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Transitioning to Validation 4.0: A Roadmap for the Journey

Life sicence professional team meeting working on the establishing their computer system validation process.

Pharma 4.0 is a future state where organizations leverage the full potential of digitalization to speed innovation for the benefit of patients. What’s the main challenge? Our industry’s current, laborious approach to computer system validation is the main roadblock to making Pharma 4.0 a reality.

Recognizing this challenge, the International Society for Pharmaceutical Engineering (ISPE) is driving Validation 4.0 to help the industry adopt new technologies for FDA software validation.

The goal is to help organizations transition away from creating documentary records for compliance, “validating” absolutely everything, and ignoring previous assurance activity or related risk controls.

Attaining the Benefits of Computer System Validation

Let’s look at the real-world impact of winning this race. Validation 4.0 delivers organization-wide benefits:

  • IT: Scale capabilities within your organization faster while reducing costs and the number of people needed to manage the process.
  • Quality: Improve data integrity and inspection readiness, allowing better quality management.
  • Business: Turn on new capabilities faster, making the business more efficient.

The decision to shift gears into Validation 4.0 sounds like a “no-brainer” but many managers struggle to find a starting point for implementation. Following is a proven roadmap for computer system validation success:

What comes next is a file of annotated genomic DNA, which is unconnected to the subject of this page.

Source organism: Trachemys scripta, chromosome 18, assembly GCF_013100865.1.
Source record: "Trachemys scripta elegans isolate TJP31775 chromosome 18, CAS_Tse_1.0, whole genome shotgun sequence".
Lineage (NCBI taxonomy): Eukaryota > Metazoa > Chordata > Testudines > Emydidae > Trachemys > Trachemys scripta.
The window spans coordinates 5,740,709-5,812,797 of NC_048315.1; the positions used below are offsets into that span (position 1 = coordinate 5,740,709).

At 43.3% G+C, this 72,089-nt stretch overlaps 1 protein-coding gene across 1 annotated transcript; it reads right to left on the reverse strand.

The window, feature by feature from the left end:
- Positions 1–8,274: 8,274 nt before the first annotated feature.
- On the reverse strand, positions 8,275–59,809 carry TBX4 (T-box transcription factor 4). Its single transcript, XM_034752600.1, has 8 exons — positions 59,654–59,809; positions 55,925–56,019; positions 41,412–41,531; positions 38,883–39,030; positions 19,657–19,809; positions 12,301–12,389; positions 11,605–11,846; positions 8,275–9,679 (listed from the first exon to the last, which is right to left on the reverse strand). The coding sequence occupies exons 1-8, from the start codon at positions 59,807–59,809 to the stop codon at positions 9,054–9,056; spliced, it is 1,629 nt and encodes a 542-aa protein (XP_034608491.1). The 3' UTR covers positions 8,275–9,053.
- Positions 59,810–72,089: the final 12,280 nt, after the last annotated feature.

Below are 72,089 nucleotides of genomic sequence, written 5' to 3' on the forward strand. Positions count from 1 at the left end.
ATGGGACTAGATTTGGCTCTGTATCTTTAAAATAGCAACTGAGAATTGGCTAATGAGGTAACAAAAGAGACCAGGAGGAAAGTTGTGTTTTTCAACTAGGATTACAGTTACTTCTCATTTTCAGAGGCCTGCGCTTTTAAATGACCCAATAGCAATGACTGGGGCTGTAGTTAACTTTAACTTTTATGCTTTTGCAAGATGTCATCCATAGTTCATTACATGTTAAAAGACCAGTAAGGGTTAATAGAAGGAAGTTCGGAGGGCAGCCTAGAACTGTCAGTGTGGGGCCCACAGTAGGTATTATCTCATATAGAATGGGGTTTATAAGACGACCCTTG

1. Planning the Course

It’s helpful to adopt a step-by-step approach for launch. First, evaluate your current state. Are you a pre-commercial company? Your starting point is implementing the first systems brought on board that require validation. Are you a commercialized company? Apply the newer, more modern technology to work alongside your existing cloud-based quality management system . Look for a management system that encompasses the entire validation life cycle and engage vendors offering a mature quality approach – incorporating paperless validation software.

Next, evaluate your current standard operating procedures (). These procedures should drive efficiency, quality output, uniformity of performance, and compliance with FDA software validation regulations while reducing miscommunication. New company? Establish SOPs designed for a Validation 4.0 approach to start fresh and ensure seamless adoption. Existing company? Evaluate current procedures – including change control, system life cycle management, and electronic record and electronic signature (). Then, implement change management strategies to power your transition, incorporating new technologies and prioritizing the application of more updated SOPs to a cloud-based system.

2. Applying Communication and Education

Next, communication gets everyone up to speed with your computer system validation process. Educate your employees on how the new technologies will benefit them specifically. The following are proven Validation 4.0 keys to success: